“In March 1953, after Stalin’s death, the chief editor of the weekly Literaturnaya Gazeta Konstantin Simonov wrote that the main task of Soviet literature henceforth would be to understand Stalin’s role in Russian history. He had no idea how right he would be!” writes Alexander Cherkasov.
“It was literature that fostered the growth of interest in history at the end of the 1980s: memoirs and fiction, from Shalamov and Solzhenitsyn to Iskander and Rybakov; works published internally as samizdat and as tamizdat abroad that later spilled onto the pages of the literary journals of the perestroika era. The time for historians would come later.”
In 1976-1982, a series entitled Pamyat (Memory) appeared as samizdat within the Soviet Union. It was a worthy attempt at an academic level to restore the history of a country where all archives were closed, and something for which Arseny Roginsky, now chairman of the Memorial board, was sent to a penal colony for four years in 1981.
A partial opening of the archives in the early 1990s led to the publication of hundreds of papers and books on the history of Soviet repression. Today, Books of Remembrance have been published in many parts of Russia, listing the local victims of those years. Their contents have been assembled by Memorial into a single database [R], containing about 2.7 million names, i.e., almost a quarter of the 12 million victims who are covered by the terms the Russian Federal Law “On the Rehabilitation of the Victims of Political Repression” (18 October 1991).
Even something as simple as this helps prevent a tragedy from being reduced to statistics. In any small town or village today, a schoolteacher can instruct his or her students to trace their immediate forbears: “Here — these are your fellow countrymen and women.”
Last year, Memorial published a different database [R] containing the names of 40,000 people, who served from the mid-1930s onwards at the Main Department of State Security at the People’s Commissariat for Internal Affairs (the NKVD). At such a pace it will require many more decades to complete this work. Now, any scrawl in the cases of the Great Terror acquires an individual name. One may also call to mind other collections of documents that have been published: Stalinist execution lists [R], materials concerning the mass killings at Katyn, and so on.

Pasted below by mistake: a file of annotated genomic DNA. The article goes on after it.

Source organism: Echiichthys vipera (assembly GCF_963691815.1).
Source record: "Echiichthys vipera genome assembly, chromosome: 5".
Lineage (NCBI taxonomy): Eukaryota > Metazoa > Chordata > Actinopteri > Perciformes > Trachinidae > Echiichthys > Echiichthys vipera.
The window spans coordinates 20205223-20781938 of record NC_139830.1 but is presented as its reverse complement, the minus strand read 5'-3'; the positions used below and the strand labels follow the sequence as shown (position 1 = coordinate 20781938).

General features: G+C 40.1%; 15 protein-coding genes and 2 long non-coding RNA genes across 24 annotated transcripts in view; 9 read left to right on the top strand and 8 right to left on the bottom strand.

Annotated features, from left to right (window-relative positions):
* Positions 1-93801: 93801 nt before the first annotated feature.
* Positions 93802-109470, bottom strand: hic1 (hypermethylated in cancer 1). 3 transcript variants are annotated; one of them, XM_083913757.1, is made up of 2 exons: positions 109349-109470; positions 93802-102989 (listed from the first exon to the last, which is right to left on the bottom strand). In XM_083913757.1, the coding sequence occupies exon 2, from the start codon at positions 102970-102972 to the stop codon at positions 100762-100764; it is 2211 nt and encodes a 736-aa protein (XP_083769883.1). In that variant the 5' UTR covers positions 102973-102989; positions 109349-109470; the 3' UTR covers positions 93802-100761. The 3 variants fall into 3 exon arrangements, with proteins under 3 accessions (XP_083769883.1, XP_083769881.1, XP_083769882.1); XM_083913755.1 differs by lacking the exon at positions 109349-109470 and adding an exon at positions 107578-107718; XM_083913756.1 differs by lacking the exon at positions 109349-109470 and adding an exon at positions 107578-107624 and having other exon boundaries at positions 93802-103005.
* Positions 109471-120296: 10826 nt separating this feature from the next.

After all that evidence it would seem no longer possible to deny the obvious. But, as it turns out, it’s possible. The facts are one thing, society’s readiness to recognize and understand them is quite another.
In the late 1980s it seemed that political repression, which not only preserved the political and social system of the USSR, but served as the very framework of its existence, would become a thing of the past. Sometimes, however, such methods return.
… and Now
In Karelia, Memorial member Yury Dmitriev [R] is being tried on fabricated charges.
Dozens of people have already been sentenced as part of the Bolotnaya Case [R]. The most recent was Dmitry Buchenkov, who wasn’t even in Moscow on 6 May 2012. In the photographs used as evidence in the case against him, it’s clear that the person they are trying to pass off as Buchenkov is someone else entirely. The defendant was barred from producing evidence, however, and now, according to the prosecutor, “we are able to cite only materials that confirm culpability.”
On 25 October 2017, two political prisoners, Crimean Tatar activists Ilmi Umerov and Akhtem Chiygoz, were freed and released to the Turkish authorities. The news recalls the 1970s: the persecution of the Crimean-Tatar nation was a longstanding Soviet tradition.
There is no rush to free Ukrainians Nikolai Karpyuk and Stanislav Klykh. The sentences they received are Stalinist in length — twenty years and more. The charges also echo the Stalin era. In winter 1995, Russian soldiers were supposedly tortured and killed in the Chechen capital Grozny with the involvement of the two men. The soldiers did not actually die there or then, and met their end under different circumstances from those described in the case. Karpyuk and Klykh were not in Chechnya at that time. The key point is that they confessed during interrogations that were carried out using Stalinist methods.
30 October 2017
Today there are over one hundred prisoners of conscience in the Memorial lists [R]. That’s not very many, you may say. Political repression, however, has again become a routine method of running the country. 30 October, the Day of Political Prisoners, is not a matter of history. The past is just outside the window, here and now.
You can’t miss the new Wall of Sorrow, a vast bronze structure, as you drive along Moscow’s Garden Ring. It reminds us not just of what has “been and gone,” but what is “here and now.”
Alexander Cherkasov is a board member of the International Memorial Society